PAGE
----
September 2009: Mark’s report

When I decided to intern with a non-profit organization I googled, “local sustainable brooklyn,”  and that big wide web introduced me to Sustainable Flatbush. I had already searched a number of groups whose websites seemed too impersonal, too big, too far, or too bureaucratic. Then this delightfully designed web-page revealed itself with an unmistakably local and personal character. Digging into the links, Sustainable Flatbush impressed me with its involvement in such varied activities. I had considered interning with a solar power organization, or applying to Transportation Alternatives (fat chance?), but their aims are quite specialized, and though fascinating, would only provide me with a narrow scope of the work in their department. But following Sustainable Flatbush’s links I quickly knew all my interests were met. The range was wide, and the depth was varied: worm composting demonstrations for children, composting potlucks and tutorials for adults, urban gardening and vegetable growing, organization of community events like environmental fairs, Park(ing) Day, solar energy forums, and community bike rides promoting transportation alternatives, partnerships and contact with all kinds of smaller and bigger non-profits, links to recycling… a perfect synthesis of all the interests and concerns I harbor in the 21st century.

Learning about solar power
Learning about solar power

Even more, contacting them was easy, and Anne Pope’s reply was unlike any other I’d received. Previous responses were curt and to the point, businesslike and impersonal, demanding only a CV. Instead, Anne, the director of Sustainable Flatbush, seemed thrilled, asking about my hobbies, education and general interests, meaning about me and not about what I have accomplished on paper. This felt nice, and though I feel accomplished “on paper”, it strikes me as impersonal and insufficient as a summary of self.

I finally met with Anne in late August and accompanied her to a meeting with her colleagues. Diving right into the non-profit institution, I was caught off guard. The people: everything from what is an advisory board, its responsibilities and powers, who actually comprises it in this case, the volunteers, who to thank for the website (Keka), who stewards the garden? The politics: the sources of funding, how to appropriate them, when to ask and for which events? The non-profit: how to declare it and how to run it? The community: how to communicate, receive ideas, make decisions, give answers, accommodate constituents? All in all, a fascinating and endless list of how a seemingly small and local organization copes with complex questions and negotiates its purpose in a local context.

A week or so later we were in the midst of preparing for the Flatbush Frolic as Sustainable Flatbush was hosting the Environmental Fair at the function. This was my first experience writing for the public, promoting an event to a community, and it’s a lot more work than it seems. I spent the day writing and rewriting the blurbs and press releases for our upcoming events. I was becoming overwhelmed and flustered, but by the end of the day a deep satisfaction set in when the script was deemed worthy and catapulted through the virtual world. I was now prepared to actually attend the events that I had researched and written about for days!

The Environmental Fair at the Flatbush Frolic was my first time witnessing Sustainable Flatbush interacting with the community at large. Parents and kids were under our tent all day long, squealing at the worms and learning about composting, farmshares and solar energy, as well as our own role and initiatives in the neighborhood. I met many active community members from the Food Coop, the urban garden, Transportation Alternatives, and more. I talked to neighbors who garden for a hobby in an attempt to acquire some rooftop and urban gardening tips, had discussions about the international politics of aid, food production, climate change, city transport and bicycling. I left with a tangible connection to Flatbush in my hand through meeting the folk that live in and care for the neighborhood.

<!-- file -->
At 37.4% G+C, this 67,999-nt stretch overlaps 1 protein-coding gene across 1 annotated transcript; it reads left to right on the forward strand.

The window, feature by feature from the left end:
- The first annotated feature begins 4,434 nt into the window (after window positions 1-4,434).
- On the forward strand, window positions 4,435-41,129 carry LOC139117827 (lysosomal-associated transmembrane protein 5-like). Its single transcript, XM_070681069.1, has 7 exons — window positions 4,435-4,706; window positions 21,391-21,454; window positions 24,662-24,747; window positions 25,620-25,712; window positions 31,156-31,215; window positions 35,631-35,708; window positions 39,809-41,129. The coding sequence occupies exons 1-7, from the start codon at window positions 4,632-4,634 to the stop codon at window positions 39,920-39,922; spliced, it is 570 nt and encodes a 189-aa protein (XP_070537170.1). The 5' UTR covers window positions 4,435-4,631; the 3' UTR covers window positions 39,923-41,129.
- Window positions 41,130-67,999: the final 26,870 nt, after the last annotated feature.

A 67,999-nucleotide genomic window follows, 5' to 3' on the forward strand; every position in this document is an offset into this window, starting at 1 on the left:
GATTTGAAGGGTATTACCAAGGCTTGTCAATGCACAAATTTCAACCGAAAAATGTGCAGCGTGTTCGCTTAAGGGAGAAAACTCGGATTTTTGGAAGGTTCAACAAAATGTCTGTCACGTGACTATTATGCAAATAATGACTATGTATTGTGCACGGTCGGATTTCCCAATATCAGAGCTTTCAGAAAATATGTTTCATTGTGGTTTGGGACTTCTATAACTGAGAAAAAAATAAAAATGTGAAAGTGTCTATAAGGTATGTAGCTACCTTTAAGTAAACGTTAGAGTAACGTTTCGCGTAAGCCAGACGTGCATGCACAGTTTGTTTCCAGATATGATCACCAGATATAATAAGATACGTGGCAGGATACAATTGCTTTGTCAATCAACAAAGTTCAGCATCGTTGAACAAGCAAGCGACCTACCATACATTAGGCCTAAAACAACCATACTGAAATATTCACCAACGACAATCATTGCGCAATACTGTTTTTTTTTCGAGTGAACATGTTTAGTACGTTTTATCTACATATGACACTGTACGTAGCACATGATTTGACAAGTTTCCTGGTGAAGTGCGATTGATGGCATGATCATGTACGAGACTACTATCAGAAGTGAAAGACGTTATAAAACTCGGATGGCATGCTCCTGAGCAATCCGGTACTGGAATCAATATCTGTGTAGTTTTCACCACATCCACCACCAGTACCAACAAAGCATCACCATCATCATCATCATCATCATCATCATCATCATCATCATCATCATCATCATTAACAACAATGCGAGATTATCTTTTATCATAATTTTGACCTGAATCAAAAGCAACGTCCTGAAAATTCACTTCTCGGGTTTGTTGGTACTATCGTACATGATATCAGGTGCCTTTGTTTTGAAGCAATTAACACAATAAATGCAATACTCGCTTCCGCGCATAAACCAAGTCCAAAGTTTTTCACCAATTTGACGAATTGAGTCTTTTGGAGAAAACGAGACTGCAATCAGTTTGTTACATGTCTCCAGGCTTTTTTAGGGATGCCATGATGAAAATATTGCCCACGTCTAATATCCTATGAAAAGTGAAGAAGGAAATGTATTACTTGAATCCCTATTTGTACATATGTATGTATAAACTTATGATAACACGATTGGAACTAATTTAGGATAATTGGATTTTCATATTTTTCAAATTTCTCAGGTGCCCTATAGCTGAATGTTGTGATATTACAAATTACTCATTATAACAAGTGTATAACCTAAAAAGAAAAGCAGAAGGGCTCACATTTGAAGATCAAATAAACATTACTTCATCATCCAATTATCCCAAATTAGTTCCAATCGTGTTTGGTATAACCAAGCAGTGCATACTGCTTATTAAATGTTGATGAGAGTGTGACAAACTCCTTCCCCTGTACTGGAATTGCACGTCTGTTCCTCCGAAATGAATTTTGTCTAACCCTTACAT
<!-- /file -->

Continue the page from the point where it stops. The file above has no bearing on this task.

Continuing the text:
The following Friday was the celebrated Park(ing) Day! Imagine real grass on the street, a park instead of a car, a puppeteer, free coffee and tons of kids having a blast with fingerpaints, music and the creativity of recycled art projects. We surprised many the unsuspecting community member on their way home from work or to the store, who stopped by to ask about the scene. Most left interested and pleased, with a smile on their face, musing about the conversion of space form parking spot to a community’s open space. We reached out to a lot of new and interested people, letting them know who we are and what we care about.

These face to face community events bring sense to the days I spend writing and editing the virtual posts that go out to people I don’t even know, like our neighborhood blogs, news sources, and email contact list. Little by little I am actually meeting these people and putting their specific smiles together with their blogs or email addresses, and it feels strange and pleasant at the same time. The community takes shape in this way beyond the contours of its geography on the Brooklyn map, beyond the virtual realm of the web, from the nebulous to the interpersonal and real. And it is this abstract shift which occurs almost imperceptibly that I have come to like the most about my internship. It does indeed prove the feasibility of the seemingly intangible and elusive aims to which this small organization dedicates its time and energy, and continues to give me enthusiasm for our upcoming work.

Park(ing) Day 2009 in full swing
Park(ing) Day 2009 in full swing

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